Experiment

Our experiment begins by releasing a Bose-Einstein condensation (BEC) of about 104 87Rb atoms from a magnetic trap below an atom chip (28). We initially prepare the BEC in the state ∣F, mF〉 = ∣2,2〉 and then create a superposition of the two spin states ∣F, mF〉 = ∣2,2〉 ≡ ∣2〉 and ∣2,1〉 ≡ ∣1〉 by applying a π/2 radio frequency (RF) pulse. These two states constitute an effective two-level system, as all other states in the F = 2 manifold are pushed out of resonance by the nonlinear Zeeman shift generated using an external bias field (see Methods for more details). To avoid dephasing of the spin superposition due to noise in the bias fields, we add π pulses giving rise to an echo sequence (see Methods). The full-loop SGI is then applied by using a series of four magnetic gradient pulses (gradients along the axis of gravity, z; see Fig. 1), which are generated by running currents on the atom chip [more details on the setup can be found in (16)]. The first pulse, of duration T1, splits the superposition into two momentum components, which then freely propagate during a delay time Td1. The wave packets are then stopped relative to one another (pulse duration T2), accelerated back (pulse duration T3), and, after a second delay time Td2, are stopped again (pulse duration T4), ideally when overlap in space and momentum is maximal. As the direction of acceleration in the second and third pulses is opposite to that of the first and fourth pulses, we name the T2 and T3 pulses the reverse pulses. As the T3 and T4 pulses are required to undo the splitting in position and momentum created by the T1 and T2 pulses, T3 andT4 are named the recombination pulses. We obtain the population signal with the help of a second π/2 pulse followed by a spin population measurement. We measure the visibility by scanning the phase ϕ of the second π/2 pulse (Fig. 1) and observe the contrast of the resulting population fringes.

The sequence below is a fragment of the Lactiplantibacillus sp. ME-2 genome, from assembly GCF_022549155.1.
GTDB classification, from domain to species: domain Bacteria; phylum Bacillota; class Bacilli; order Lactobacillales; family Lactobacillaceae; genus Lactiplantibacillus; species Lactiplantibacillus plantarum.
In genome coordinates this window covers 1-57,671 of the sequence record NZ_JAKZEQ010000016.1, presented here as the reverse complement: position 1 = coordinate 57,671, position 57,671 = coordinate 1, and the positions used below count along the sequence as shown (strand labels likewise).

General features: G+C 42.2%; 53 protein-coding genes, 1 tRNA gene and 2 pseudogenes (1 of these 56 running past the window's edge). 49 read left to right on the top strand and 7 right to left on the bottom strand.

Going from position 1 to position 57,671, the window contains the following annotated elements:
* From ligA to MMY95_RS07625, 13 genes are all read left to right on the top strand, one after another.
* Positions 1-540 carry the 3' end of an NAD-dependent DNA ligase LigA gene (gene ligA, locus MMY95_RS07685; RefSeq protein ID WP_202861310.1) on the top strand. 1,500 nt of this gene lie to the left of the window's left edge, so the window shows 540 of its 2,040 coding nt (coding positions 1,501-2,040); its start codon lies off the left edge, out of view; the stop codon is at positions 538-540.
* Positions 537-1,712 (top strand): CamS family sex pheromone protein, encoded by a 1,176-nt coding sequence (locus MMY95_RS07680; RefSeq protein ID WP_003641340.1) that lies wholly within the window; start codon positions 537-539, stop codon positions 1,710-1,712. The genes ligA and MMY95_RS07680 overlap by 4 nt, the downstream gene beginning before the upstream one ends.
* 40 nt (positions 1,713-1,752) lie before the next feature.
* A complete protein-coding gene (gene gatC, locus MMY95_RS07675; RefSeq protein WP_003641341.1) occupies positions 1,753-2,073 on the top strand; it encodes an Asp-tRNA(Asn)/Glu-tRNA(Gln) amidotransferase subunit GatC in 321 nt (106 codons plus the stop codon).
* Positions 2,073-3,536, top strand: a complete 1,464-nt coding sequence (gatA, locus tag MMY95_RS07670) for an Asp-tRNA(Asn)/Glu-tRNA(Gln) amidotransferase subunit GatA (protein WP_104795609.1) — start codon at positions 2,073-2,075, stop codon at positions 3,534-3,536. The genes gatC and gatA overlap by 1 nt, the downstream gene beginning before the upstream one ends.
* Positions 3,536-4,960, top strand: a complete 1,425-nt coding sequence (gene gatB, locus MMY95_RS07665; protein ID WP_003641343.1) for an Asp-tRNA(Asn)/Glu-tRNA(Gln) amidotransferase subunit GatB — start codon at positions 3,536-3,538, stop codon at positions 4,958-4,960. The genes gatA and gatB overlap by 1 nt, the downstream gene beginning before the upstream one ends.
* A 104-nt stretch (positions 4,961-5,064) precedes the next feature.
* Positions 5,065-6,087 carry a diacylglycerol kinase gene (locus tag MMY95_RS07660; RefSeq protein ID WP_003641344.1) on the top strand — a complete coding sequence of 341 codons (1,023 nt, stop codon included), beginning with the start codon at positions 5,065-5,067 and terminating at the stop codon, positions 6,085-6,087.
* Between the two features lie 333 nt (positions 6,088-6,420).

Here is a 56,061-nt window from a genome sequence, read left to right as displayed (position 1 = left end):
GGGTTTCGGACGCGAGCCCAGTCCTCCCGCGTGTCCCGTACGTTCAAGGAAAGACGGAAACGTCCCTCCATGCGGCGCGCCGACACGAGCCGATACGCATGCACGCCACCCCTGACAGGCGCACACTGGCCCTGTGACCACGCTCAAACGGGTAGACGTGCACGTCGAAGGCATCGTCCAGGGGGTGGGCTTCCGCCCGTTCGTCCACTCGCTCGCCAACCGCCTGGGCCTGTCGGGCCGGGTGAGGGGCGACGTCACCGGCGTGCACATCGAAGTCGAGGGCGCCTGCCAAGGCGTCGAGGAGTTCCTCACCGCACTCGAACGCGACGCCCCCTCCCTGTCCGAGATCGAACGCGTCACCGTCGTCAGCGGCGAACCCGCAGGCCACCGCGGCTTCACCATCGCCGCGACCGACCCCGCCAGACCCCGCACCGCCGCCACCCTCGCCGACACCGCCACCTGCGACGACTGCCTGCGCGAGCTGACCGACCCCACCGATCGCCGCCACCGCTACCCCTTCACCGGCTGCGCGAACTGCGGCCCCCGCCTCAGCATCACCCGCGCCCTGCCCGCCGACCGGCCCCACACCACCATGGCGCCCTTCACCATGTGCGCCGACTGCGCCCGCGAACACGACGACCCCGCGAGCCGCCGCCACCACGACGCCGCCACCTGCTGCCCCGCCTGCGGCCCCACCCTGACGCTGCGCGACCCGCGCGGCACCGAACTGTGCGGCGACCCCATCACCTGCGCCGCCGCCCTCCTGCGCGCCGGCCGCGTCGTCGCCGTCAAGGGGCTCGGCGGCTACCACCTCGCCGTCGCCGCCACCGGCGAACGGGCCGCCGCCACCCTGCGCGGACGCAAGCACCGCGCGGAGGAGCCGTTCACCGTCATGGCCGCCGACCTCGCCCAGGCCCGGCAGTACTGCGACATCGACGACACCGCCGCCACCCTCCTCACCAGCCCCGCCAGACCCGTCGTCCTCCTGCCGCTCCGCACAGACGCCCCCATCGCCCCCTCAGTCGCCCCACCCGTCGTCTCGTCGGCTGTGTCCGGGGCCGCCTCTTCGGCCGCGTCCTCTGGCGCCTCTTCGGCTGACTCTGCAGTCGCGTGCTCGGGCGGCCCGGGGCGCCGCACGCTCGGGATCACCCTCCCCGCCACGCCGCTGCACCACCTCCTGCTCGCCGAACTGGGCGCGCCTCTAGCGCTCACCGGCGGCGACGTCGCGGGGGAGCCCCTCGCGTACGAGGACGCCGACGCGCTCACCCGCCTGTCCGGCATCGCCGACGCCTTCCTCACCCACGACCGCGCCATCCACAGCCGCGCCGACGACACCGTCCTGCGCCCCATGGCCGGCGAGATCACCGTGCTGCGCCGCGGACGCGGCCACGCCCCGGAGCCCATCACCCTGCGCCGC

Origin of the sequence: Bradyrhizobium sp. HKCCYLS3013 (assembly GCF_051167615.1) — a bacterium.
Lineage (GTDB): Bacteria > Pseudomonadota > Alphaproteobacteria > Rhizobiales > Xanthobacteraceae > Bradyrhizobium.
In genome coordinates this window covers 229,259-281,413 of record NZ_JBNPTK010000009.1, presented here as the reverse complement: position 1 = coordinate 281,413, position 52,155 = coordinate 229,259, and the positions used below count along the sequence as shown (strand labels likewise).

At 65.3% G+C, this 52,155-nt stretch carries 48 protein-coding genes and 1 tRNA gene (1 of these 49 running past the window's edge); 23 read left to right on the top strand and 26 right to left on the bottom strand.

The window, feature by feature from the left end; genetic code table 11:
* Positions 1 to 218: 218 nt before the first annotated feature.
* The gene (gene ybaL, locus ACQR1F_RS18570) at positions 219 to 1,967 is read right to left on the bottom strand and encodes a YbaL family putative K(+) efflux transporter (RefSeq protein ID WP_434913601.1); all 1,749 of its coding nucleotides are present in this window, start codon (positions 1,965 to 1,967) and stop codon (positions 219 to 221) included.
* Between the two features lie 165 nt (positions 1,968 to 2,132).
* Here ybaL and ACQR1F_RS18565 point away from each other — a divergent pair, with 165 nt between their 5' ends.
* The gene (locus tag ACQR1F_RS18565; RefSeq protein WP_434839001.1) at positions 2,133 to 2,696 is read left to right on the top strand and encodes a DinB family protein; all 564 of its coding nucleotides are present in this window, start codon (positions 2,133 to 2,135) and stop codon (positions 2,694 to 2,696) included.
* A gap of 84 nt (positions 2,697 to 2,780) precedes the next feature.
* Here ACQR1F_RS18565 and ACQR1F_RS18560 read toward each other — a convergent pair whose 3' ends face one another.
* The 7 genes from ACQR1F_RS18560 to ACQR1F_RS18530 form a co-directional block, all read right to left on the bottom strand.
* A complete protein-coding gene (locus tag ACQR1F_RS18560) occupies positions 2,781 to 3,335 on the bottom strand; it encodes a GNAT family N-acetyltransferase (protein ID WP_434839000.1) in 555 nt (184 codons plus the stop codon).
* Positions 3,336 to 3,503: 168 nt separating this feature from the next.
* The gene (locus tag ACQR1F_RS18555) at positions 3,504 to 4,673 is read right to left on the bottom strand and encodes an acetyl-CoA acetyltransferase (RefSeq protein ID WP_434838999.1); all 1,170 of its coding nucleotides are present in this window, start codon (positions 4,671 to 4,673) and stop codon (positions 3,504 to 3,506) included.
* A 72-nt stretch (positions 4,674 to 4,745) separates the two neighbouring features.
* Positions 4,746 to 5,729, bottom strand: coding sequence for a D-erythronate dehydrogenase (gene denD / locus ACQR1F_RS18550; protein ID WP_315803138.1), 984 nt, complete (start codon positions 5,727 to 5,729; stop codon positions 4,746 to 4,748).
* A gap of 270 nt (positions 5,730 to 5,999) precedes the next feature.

To minimize Δz(2T) and Δp(2T) (inaccuracies in the final recombination), and thus maximize the visibility of the interference signal, we must optimize the experimental parameters. In Fig. 3, we present an example optimization run, in which we fix the durations of the first and last gradient pulses T1 and T4 and also the durations of the delay times Td1 and Td2 (usually T1 = T4 and Td1 = Td2 = Td to begin with). We measure the output population as a function of the duration T2 + T3 of the second and third gradient (reverse) pulses, while keeping the total duration T2 + T3 + Td2 constant. The data nicely fit a Gaussian envelope times a sine function. The peak of the envelope corresponds to the point in which the overlap integral is maximal. Ideally, for linear magnetic gradients, one would expect the peak overlap to occur when the sequence is symmetric, i.e., T1 + T4 = T2 + T3 (assuming Td1 = Td2). However the nonlinearity of the magnetic potential created by the chip wires in the z direction (16), together with the wave packets’ movement with respect to the chip, breaks the symmetric timing diagram. The optimal duration of the gradient pulses depends on the delay times, the initial distance from the chip, and the specific scheme used (see Methods for more details about the optimization procedure). Generally, one needs to optimize two independent parameters—one to minimize the final relative position Δz(2T) and one to minimize the final relative momentum Δp(2T).